-----------------------------------------
    here's a small test file with fourteen lines, but only ten unique lines:

    one@ahoo.com
    two@ahoo.com
    three@bcglobal.net
    four@bcglobal.net
    five@ahoo.com
    six@mail.com
    seven@otmail.com
    eight@ildblue.net
    nine@arthlink.net
    ten@omcast.net
    one@ahoo.com
    two@ahoo.com
    three@bcglobal.net
    four@bcglobal.net

    -------------------------------
    I would guess that your output includes the last line of the file when
    you don't expect it to. You are retaining the newline character at the
    end of each line. If the final line doesn't have a newline at the end it
    will appear different from the ones that do, and so will be listed in
    the output. To fix this just

    my @allnames = <ALLNAMES>;
    chomp @allnames;

    and then

    print "$_\n" foreach @unique;

    at the end.

    HTH,

    Rob



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  • Sivasakthi at Apr 29, 2008 at 10:35 am

    On Tue, 2008-02-05 at 14:40 -0500, obdulio santana wrote:

    May be this helps

    perl -lne "print if ++$D{$_} == 1" address.txt

    regards

    I have tried the above command , but it shows the following error,

    Can't modify single ref constructor in preincrement (++) at -e line 1,
    near "} =="
    Execution of -e aborted due to compilation errors.
  • John W. Krahn at Apr 29, 2008 at 10:56 am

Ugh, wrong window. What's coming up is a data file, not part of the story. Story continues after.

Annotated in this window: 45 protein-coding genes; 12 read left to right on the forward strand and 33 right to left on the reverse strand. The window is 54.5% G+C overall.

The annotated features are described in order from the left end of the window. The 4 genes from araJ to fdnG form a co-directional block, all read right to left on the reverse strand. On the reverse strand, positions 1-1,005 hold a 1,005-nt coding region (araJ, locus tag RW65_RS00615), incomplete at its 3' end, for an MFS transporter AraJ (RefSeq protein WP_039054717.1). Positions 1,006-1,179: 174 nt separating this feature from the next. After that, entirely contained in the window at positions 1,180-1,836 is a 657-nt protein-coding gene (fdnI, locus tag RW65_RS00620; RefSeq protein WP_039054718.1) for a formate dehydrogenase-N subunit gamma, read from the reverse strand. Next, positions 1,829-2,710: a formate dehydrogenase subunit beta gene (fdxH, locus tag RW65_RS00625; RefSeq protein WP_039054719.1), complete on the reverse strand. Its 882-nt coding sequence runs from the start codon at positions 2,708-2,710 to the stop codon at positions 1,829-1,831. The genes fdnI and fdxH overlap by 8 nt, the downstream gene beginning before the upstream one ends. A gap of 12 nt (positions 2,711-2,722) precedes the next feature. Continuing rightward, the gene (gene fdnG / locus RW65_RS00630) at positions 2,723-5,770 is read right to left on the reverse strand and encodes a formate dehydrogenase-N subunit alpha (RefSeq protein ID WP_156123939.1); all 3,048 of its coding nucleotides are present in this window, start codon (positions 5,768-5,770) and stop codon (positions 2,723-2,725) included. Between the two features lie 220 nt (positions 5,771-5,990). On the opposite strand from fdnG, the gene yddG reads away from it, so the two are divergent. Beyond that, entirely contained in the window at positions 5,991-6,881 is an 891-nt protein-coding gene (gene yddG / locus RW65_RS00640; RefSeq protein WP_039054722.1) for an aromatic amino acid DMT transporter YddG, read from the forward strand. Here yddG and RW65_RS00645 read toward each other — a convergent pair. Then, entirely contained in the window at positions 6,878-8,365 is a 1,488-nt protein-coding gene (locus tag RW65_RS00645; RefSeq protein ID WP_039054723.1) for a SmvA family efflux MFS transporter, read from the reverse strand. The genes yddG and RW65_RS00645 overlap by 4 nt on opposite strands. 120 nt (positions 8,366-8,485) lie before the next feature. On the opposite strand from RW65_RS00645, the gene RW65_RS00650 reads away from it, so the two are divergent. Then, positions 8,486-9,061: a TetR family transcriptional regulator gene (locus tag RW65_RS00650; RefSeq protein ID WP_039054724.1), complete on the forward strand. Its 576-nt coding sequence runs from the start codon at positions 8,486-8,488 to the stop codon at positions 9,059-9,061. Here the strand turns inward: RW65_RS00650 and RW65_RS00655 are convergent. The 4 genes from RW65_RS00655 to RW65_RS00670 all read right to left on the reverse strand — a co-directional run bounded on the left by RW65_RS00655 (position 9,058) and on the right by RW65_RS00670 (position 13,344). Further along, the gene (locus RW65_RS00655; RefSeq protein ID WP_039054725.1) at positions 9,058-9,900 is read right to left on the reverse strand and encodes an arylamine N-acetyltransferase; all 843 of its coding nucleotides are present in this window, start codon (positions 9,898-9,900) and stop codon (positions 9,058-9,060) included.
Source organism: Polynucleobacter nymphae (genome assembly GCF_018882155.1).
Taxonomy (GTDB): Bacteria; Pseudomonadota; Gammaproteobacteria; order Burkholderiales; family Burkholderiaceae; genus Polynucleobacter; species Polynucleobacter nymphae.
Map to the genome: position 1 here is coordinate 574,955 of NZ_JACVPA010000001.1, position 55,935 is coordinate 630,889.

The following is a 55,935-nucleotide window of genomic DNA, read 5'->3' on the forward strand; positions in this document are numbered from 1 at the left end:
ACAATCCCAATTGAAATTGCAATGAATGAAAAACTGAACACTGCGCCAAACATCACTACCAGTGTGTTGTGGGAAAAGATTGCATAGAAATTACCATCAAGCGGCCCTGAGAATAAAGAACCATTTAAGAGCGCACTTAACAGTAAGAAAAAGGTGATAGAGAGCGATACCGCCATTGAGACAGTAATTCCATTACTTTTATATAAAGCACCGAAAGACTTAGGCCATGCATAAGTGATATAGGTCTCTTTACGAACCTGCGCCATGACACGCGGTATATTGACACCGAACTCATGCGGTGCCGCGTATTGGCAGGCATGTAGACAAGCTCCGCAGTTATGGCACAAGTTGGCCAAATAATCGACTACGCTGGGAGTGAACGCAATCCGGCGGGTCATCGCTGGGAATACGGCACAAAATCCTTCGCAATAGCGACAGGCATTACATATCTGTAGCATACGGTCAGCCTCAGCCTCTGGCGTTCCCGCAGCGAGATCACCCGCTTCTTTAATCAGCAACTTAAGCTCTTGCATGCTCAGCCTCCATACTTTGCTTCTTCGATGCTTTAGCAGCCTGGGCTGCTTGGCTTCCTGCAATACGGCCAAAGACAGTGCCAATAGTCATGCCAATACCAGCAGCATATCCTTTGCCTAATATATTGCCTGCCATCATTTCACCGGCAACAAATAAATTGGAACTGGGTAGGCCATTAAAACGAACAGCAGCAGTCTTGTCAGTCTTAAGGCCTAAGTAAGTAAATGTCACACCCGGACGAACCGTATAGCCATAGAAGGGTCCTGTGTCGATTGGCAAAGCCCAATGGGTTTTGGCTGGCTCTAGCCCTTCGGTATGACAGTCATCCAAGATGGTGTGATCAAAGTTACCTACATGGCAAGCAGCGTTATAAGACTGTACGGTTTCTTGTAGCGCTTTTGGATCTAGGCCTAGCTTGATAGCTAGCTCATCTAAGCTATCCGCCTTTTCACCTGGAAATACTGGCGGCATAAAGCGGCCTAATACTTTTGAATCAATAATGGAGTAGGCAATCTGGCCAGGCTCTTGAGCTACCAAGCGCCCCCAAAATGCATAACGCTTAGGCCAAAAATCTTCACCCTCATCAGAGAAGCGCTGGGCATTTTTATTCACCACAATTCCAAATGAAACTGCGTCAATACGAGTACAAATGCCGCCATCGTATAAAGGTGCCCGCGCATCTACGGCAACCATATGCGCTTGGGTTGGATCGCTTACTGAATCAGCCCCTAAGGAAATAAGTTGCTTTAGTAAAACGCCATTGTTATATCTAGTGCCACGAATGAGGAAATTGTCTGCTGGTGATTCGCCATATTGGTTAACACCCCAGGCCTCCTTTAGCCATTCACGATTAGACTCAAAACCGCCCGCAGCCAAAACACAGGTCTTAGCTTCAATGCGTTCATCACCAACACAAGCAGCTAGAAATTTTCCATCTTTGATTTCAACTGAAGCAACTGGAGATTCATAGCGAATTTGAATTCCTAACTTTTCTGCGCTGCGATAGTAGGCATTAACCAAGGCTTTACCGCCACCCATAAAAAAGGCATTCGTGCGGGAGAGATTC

sivasakthi wrote:
    On Tue, 2008-02-05 at 14:40 -0500, obdulio santana wrote:

    May be this helps

    perl -lne "print if ++$D{$_} == 1" address.txt
    I have tried the above command , but it shows the following error,

    Can't modify single ref constructor in preincrement (++) at -e line 1,
    near "} =="
    Execution of -e aborted due to compilation errors.
    Using double quotes means that the shell will interpolate the line first
    before perl gets it so you have to use single quotes instead.

    perl -lne 'print if ++$D{$_} == 1' address.txt


    John
    --
    Perl isn't a toolbox, but a small machine shop where you
    can special-order certain sorts of tools at low cost and
    in short order. -- Larry Wall
  • Rob Dixon at Apr 29, 2008 at 10:29 pm

    obdulio santana wrote:
    May be this helps

    perl -lne "print if ++$D{$_} == 1" address.txt
    You may prefer the cuteness of

    perl -lne "print unless $D{$_}++" address.txt
  • Rob Dixon at Apr 29, 2008 at 10:56 pm